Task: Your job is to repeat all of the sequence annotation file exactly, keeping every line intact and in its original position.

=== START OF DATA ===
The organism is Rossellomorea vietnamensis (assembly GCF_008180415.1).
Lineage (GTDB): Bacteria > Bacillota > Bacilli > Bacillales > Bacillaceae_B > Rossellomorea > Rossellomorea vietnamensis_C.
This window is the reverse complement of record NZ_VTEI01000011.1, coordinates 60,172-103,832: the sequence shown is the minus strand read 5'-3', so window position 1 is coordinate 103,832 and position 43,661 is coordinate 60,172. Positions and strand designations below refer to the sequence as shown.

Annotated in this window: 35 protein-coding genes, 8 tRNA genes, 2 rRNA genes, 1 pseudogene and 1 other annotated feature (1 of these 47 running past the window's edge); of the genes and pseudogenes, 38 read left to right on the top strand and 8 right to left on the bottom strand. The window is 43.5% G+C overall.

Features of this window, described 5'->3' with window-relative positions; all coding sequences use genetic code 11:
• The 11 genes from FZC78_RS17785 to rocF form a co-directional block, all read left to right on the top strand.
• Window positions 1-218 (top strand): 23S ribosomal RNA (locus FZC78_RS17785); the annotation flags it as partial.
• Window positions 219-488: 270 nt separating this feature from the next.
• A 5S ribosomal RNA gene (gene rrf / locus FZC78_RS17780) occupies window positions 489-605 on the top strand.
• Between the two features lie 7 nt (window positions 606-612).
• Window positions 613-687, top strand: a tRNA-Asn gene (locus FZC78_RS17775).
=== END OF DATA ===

The organism is Rossellomorea vietnamensis (assembly GCF_008180415.1).
Lineage (GTDB): Bacteria > Bacillota > Bacilli > Bacillales > Bacillaceae_B > Rossellomorea > Rossellomorea vietnamensis_C.
This window is the reverse complement of record NZ_VTEI01000011.1, coordinates 60,172-103,832: the sequence shown is the minus strand read 5'-3', so window position 1 is coordinate 103,832 and position 43,661 is coordinate 60,172. Positions and strand designations below refer to the sequence as shown.

Annotated in this window: 35 protein-coding genes, 8 tRNA genes, 2 rRNA genes, 1 pseudogene and 1 other annotated feature (1 of these 47 running past the window's edge); of the genes and pseudogenes, 38 read left to right on the top strand and 8 right to left on the bottom strand. The window is 43.5% G+C overall.

Features of this window, described 5'->3' with window-relative positions; all coding sequences use genetic code 11:
• The 11 genes from FZC78_RS17785 to rocF form a co-directional block, all read left to right on the top strand.
• Window positions 1-218 (top strand): 23S ribosomal RNA (locus FZC78_RS17785); the annotation flags it as partial.
• Window positions 219-488: 270 nt separating this feature from the next.
• A 5S ribosomal RNA gene (gene rrf / locus FZC78_RS17780) occupies window positions 489-605 on the top strand.
• Between the two features lie 7 nt (window positions 606-612).
• Window positions 613-687, top strand: a tRNA-Asn gene (locus FZC78_RS17775).